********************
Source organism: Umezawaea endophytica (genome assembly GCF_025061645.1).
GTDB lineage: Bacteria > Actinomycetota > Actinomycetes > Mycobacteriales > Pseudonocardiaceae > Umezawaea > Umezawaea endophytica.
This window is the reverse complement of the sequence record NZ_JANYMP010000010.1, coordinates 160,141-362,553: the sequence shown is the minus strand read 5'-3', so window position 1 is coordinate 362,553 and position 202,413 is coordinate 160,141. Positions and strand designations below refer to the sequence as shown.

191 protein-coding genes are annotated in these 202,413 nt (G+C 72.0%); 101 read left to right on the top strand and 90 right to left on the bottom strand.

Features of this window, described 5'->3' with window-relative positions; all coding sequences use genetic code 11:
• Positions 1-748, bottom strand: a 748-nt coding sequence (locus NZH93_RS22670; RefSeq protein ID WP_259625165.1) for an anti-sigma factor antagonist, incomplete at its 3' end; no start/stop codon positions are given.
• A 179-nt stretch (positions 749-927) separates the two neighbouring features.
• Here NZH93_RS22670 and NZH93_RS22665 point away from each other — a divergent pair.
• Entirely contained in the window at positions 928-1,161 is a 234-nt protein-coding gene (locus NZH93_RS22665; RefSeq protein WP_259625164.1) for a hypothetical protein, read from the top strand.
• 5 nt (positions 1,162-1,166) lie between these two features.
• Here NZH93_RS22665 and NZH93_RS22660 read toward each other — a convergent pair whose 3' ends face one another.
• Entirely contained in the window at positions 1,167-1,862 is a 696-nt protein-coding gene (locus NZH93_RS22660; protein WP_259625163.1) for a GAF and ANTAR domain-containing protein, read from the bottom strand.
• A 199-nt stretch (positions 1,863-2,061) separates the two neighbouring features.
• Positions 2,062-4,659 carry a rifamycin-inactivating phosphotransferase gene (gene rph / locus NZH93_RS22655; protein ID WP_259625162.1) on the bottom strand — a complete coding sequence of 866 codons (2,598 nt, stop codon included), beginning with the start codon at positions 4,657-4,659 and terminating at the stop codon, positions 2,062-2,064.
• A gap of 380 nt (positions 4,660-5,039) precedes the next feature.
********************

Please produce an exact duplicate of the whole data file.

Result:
Source organism: Umezawaea endophytica (genome assembly GCF_025061645.1).
GTDB lineage: Bacteria > Actinomycetota > Actinomycetes > Mycobacteriales > Pseudonocardiaceae > Umezawaea > Umezawaea endophytica.
This window is the reverse complement of the sequence record NZ_JANYMP010000010.1, coordinates 160,141-362,553: the sequence shown is the minus strand read 5'-3', so window position 1 is coordinate 362,553 and position 202,413 is coordinate 160,141. Positions and strand designations below refer to the sequence as shown.

191 protein-coding genes are annotated in these 202,413 nt (G+C 72.0%); 101 read left to right on the top strand and 90 right to left on the bottom strand.

Features of this window, described 5'->3' with window-relative positions; all coding sequences use genetic code 11:
• Positions 1-748, bottom strand: a 748-nt coding sequence (locus NZH93_RS22670; RefSeq protein ID WP_259625165.1) for an anti-sigma factor antagonist, incomplete at its 3' end; no start/stop codon positions are given.
• A 179-nt stretch (positions 749-927) separates the two neighbouring features.
• Here NZH93_RS22670 and NZH93_RS22665 point away from each other — a divergent pair.
• Entirely contained in the window at positions 928-1,161 is a 234-nt protein-coding gene (locus NZH93_RS22665; RefSeq protein WP_259625164.1) for a hypothetical protein, read from the top strand.
• 5 nt (positions 1,162-1,166) lie between these two features.
• Here NZH93_RS22665 and NZH93_RS22660 read toward each other — a convergent pair whose 3' ends face one another.
• Entirely contained in the window at positions 1,167-1,862 is a 696-nt protein-coding gene (locus NZH93_RS22660; protein WP_259625163.1) for a GAF and ANTAR domain-containing protein, read from the bottom strand.
• A 199-nt stretch (positions 1,863-2,061) separates the two neighbouring features.
• Positions 2,062-4,659 carry a rifamycin-inactivating phosphotransferase gene (gene rph / locus NZH93_RS22655; protein ID WP_259625162.1) on the bottom strand — a complete coding sequence of 866 codons (2,598 nt, stop codon included), beginning with the start codon at positions 4,657-4,659 and terminating at the stop codon, positions 2,062-2,064.
• A gap of 380 nt (positions 4,660-5,039) precedes the next feature.